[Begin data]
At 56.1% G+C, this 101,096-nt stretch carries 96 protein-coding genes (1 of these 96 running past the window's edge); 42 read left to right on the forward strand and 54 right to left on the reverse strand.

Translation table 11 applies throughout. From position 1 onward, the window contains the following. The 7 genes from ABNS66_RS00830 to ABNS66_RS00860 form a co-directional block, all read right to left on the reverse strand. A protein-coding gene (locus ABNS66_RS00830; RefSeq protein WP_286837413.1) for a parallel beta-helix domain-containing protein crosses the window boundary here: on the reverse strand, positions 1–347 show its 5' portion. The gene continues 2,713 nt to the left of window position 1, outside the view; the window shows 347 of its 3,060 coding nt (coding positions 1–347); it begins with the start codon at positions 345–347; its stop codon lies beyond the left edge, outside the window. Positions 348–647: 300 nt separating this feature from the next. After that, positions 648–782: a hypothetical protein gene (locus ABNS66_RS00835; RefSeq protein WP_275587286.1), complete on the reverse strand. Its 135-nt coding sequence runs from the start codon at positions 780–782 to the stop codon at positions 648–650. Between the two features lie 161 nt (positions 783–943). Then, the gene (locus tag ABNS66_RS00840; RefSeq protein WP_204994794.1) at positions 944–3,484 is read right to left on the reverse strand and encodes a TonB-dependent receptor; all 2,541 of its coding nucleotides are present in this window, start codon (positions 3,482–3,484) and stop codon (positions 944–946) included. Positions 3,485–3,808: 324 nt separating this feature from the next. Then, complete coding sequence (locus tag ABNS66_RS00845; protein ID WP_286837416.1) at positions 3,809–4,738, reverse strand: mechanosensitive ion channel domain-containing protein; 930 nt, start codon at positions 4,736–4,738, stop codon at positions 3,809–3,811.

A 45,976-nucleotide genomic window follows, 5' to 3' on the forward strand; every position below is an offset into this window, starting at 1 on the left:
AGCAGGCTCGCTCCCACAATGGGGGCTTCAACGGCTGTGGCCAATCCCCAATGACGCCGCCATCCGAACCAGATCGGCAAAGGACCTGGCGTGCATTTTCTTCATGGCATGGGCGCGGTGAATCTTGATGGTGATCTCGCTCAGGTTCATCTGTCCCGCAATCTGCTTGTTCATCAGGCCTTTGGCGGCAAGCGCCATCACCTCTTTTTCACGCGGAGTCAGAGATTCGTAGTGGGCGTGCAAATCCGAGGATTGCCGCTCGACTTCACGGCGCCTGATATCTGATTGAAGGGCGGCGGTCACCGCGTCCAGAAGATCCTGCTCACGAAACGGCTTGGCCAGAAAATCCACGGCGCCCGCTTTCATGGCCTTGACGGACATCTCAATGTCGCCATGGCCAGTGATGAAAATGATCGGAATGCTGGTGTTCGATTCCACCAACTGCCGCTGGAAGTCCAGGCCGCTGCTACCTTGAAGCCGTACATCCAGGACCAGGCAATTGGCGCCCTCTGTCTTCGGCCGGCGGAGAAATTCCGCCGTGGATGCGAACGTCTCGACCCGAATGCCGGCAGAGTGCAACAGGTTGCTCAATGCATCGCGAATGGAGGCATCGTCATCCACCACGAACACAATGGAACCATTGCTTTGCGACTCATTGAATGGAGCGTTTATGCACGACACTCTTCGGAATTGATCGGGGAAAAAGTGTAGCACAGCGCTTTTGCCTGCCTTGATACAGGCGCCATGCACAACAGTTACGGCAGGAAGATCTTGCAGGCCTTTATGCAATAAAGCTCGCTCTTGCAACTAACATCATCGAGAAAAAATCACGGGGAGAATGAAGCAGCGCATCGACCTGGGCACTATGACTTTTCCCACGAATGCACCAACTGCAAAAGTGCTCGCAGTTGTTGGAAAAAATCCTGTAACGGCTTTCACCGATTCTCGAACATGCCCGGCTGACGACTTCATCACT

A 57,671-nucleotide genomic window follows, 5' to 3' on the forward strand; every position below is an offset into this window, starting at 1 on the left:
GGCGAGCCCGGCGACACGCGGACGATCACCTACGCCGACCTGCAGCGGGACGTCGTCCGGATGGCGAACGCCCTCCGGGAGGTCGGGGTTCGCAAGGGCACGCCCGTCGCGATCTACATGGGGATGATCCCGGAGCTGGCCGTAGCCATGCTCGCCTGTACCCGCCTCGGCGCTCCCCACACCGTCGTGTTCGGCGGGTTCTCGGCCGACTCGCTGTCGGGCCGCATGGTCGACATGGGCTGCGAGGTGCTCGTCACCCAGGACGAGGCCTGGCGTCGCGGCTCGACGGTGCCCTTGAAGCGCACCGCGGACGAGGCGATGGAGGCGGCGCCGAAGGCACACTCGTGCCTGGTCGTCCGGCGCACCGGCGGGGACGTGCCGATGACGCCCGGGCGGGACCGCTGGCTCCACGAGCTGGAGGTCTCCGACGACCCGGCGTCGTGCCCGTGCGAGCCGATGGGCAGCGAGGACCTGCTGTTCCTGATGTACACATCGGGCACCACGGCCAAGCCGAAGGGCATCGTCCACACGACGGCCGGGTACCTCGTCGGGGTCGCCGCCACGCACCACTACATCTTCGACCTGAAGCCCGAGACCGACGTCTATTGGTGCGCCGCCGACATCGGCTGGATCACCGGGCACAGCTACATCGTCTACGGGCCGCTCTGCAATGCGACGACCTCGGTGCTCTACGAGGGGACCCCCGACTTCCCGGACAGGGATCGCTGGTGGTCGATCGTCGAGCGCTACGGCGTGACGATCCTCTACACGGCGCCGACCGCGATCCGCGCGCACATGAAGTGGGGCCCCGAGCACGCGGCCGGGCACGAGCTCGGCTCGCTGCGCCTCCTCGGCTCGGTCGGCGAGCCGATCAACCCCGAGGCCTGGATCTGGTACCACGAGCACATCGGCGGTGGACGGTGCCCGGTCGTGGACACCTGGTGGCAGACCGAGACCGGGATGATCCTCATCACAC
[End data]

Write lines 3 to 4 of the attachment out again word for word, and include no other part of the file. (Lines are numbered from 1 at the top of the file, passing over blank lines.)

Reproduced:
A 45,976-nucleotide genomic window follows, 5' to 3' on the forward strand; every position below is an offset into this window, starting at 1 on the left:
AGCAGGCTCGCTCCCACAATGGGGGCTTCAACGGCTGTGGCCAATCCCCAATGACGCCGCCATCCGAACCAGATCGGCAAAGGACCTGGCGTGCATTTTCTTCATGGCATGGGCGCGGTGAATCTTGATGGTGATCTCGCTCAGGTTCATCTGTCCCGCAATCTGCTTGTTCATCAGGCCTTTGGCGGCAAGCGCCATCACCTCTTTTTCACGCGGAGTCAGAGATTCGTAGTGGGCGTGCAAATCCGAGGATTGCCGCTCGACTTCACGGCGCCTGATATCTGATTGAAGGGCGGCGGTCACCGCGTCCAGAAGATCCTGCTCACGAAACGGCTTGGCCAGAAAATCCACGGCGCCCGCTTTCATGGCCTTGACGGACATCTCAATGTCGCCATGGCCAGTGATGAAAATGATCGGAATGCTGGTGTTCGATTCCACCAACTGCCGCTGGAAGTCCAGGCCGCTGCTACCTTGAAGCCGTACATCCAGGACCAGGCAATTGGCGCCCTCTGTCTTCGGCCGGCGGAGAAATTCCGCCGTGGATGCGAACGTCTCGACCCGAATGCCGGCAGAGTGCAACAGGTTGCTCAATGCATCGCGAATGGAGGCATCGTCATCCACCACGAACACAATGGAACCATTGCTTTGCGACTCATTGAATGGAGCGTTTATGCACGACACTCTTCGGAATTGATCGGGGAAAAAGTGTAGCACAGCGCTTTTGCCTGCCTTGATACAGGCGCCATGCACAACAGTTACGGCAGGAAGATCTTGCAGGCCTTTATGCAATAAAGCTCGCTCTTGCAACTAACATCATCGAGAAAAAATCACGGGGAGAATGAAGCAGCGCATCGACCTGGGCACTATGACTTTTCCCACGAATGCACCAACTGCAAAAGTGCTCGCAGTTGTTGGAAAAAATCCTGTAACGGCTTTCACCGATTCTCGAACATGCCCGGCTGACGACTTCATCACT